Behind The Stall Door With: Bull Run’s Faustino De Tili

Jul 4, 2017 - 6:00 AM

If he went to your high school, there’s no doubt who Bull Run’s Faustino De Tili would be—the star quarterback everyone wants to take to the prom.

The big gray-bordering-white stallion looks like he could run through a brick wall, shake the dust off, and ask everyone where they want to go for a burger or four. He is the quintessential studly stud, and it’s exactly that eye-catching quality that first drew his owner Kristen Vanderveen to him.

He’s a hunk. All Photos by Ann Glavan

“He has a lot of presence, and just his presence when they walked him off the trailer for us to try was big,” Vanderveen said. “Then riding him, he was just—I remember I think I jumped about six jumps and I looked at my dad, and I said, ‘OK, this one we have to buy.’ He was so, so simple and the feeling was just fantastic.”

“Frosty,” as he’s known around Vanderveen’s barn, was first campaigned by his breeder Tim Van Den Broek in young horse classes in Europe. The Belgian Warmblood (Berlin—Bijou Van De Vijfheide, Darco) was then campaigned through the five-star level by Belgium professionals Olivier and Ludo Philippaerts. Under the Philippaerts’ guidance Frosty took top-three finishes at the three- and four-star level and won the puissance class at Spruce Meadows in September of 2014 before Vanderveen purchased him and began competing him in the winter of 2015.

With Vanderveen, Frosty has racked up 17 top-three finishes in FEI grand prix classes, including winning two grand prix classes and a welcome stake victory at the Tryon International Equestrian Center this year. Most recently, they topped the $86,000 Adequan Grand Prix on July 3 in Tryon. Last June, they scored the first five-star win of Vanderveen’s career in the $380,000 Horseware Ireland Tryon Grand Prix there.

We caught up with Vanderveen while she was showing in Tryon to find out more about Frosty:

• First off, why the barn name Frosty? Not that it’s not fitting—after all, the horse is rather round and very white.

“Normally I rename all the horses with biblical names, but with him since he’s [an] approved [breeding stallion], I wanted to keep his name, so we kept his show name,” Vanderveen said. “But Kate Bomgaars, who worked for me at the time, really loved stallions and I had never had a stallion. She was like, ‘Oh no you don’t understand, he has to feel like he’s the man, he needs to know that you love him more than all the other horses, he needs a name that shows that.’

“She was like, ‘He’s Frosty the Snowman.’ I mean he’s the snowman, so it grew out of that,” Vanderveen continued with a laugh. “And Frosty rolls off the tongue well—we holler his name through the barn a lot.”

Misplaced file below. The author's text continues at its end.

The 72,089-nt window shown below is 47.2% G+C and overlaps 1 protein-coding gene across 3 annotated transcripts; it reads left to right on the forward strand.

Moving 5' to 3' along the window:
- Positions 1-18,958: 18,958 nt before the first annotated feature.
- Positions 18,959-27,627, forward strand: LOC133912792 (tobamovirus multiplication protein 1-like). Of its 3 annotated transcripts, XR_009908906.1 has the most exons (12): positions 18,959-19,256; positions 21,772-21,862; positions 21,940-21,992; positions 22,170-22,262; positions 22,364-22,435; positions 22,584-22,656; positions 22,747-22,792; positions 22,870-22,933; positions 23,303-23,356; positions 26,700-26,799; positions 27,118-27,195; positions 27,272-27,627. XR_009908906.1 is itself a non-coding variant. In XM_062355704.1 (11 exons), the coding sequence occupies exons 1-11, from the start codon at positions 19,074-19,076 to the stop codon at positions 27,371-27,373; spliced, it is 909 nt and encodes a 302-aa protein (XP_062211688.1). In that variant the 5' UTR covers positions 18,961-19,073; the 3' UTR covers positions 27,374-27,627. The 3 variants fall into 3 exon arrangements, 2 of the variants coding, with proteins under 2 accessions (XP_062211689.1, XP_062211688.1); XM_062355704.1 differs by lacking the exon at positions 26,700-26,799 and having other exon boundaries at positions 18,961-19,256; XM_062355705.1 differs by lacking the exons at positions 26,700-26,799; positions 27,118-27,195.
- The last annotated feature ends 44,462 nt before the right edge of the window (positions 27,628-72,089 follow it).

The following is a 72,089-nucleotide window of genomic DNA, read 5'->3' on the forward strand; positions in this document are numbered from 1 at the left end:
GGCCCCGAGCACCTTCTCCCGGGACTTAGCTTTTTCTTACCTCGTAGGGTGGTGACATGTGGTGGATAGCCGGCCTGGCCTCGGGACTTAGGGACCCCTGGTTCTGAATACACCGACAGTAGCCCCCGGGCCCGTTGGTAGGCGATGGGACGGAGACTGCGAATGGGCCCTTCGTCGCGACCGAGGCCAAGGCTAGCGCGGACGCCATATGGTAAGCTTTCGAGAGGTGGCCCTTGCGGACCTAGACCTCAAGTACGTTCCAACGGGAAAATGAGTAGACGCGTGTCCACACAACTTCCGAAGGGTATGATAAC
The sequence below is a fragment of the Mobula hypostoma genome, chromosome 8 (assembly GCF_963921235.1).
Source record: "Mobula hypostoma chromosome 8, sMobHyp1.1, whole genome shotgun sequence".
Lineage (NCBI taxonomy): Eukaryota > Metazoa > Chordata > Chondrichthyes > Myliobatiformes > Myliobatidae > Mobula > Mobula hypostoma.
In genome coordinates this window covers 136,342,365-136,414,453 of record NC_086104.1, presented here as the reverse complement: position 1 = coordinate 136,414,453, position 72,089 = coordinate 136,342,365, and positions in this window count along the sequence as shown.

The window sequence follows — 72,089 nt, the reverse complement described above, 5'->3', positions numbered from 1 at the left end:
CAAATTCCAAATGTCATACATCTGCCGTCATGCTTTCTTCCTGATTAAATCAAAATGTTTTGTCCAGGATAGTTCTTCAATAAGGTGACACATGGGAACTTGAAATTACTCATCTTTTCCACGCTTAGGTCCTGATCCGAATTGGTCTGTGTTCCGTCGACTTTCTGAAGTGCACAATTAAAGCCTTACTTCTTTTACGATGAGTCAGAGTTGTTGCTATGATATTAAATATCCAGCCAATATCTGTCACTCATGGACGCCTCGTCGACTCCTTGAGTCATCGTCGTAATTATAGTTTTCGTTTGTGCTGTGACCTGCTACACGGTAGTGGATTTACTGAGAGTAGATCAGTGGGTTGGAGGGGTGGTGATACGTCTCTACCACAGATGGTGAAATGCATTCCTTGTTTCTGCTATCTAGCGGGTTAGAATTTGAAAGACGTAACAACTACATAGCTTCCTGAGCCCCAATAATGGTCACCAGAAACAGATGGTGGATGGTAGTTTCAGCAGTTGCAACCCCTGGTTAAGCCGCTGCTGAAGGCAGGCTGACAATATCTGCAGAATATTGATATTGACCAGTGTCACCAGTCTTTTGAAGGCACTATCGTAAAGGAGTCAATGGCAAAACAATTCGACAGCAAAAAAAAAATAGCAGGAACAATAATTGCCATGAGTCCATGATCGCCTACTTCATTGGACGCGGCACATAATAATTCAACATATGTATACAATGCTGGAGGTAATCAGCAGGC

• Frosty needs a lot of quality time with his people.

“He’s quite nice so in the stall. He’s very friendly—he actually really, really loves if you spend time with him. He’ll yawn and he’ll lick his lips, he’s really cute about that,” Vanderveen said. “The more time you spend with Frosty the happier he seems to be.”

• When it comes to food, Frosty is very, ahem, stout. 

“He can be picky, like he’s not a big peppermint guy, but aside from that he is a big healthy horse,” Vanderveen said with a laugh. “Carrots, apples, any kind of like stud muffin cake, you can hand feed him treats and he stays pretty polite.”

Vanderveen also gives Frosty free choice hay.

“He gets as much hay as he wants, I like that he’s always munching on something—that makes me happier, but sometimes my groom disagrees,” Vanderveen said with a laugh. “He doesn’t want him to get fat, but I prefer them a little thicker than I do thin.”

• You’re not supposed to play favorite with the kids, but Vanderveen’s head groom Luis Salazar can’t help it when it comes to Frosty.

“He’s my grooms favorite horse; he loves him,” Vanderveen said. “He’s white, so Luis takes great pride in getting him as white as possible. I think all Luis does—especially during FEI weeks—is take care of Frosty. That is his horse and that is his only job, that’s all he cares about.”

• Salazar has a trick up his sleeve to help improve Frosty’s win ratio.

“He gets blue water buckets and blue grain buckets because Luis wants him to know that he should only have blue, that blue should be his favorite color,” Vanderveen said. “So he literally has a blue blanket, a blue everything!”

• Frosty’s typical day is filled with activities and therapies to keep him feeling his best.

“He’s my first horse normally to ride in the morning because I’m the freshest and he always starts the day off well,” Vanderveen said. “After he gets ridden he goes on the treadmill and then gets turned out.”

Frosty is well behaved in his paddock and can stay out for more than three hours before he’s ready to come in for a bath.

“He stands on the Theraplate to dry. He enjoys that, he is quite pampered,” Vanderveen said with a laugh.

• Frosty is a gentle soul to all creatures great and small.

“He likes my dog—he and the dog are friends,” Vandreveen said. “He’ll scratch her.”

• While Vanderveen has been unable to locate any Frosty offspring in Europe from his time spent there as a stallion, she has confirmed that one of her student’s mares, Bull Run’s Holy Smokes, is in foal to Frosty.

“It’s really new to us, we have no idea what we’re doing,” Vanderveen said with a laugh. “I was actually quite unsure about collecting him at all because people have told me it can change them and make them more aggressive and might even change his attitude with riding, so initially I was very, very shy about the idea.”

When Frosty had over a month off between shows, Vanderveen decided it couldn’t hurt to give it a try.

“He’s exactly the same horse he was before. He can still go outside, he can still be next to the mares in the barn and be OK,” Vanderveen said.

The foal is expected early next year.

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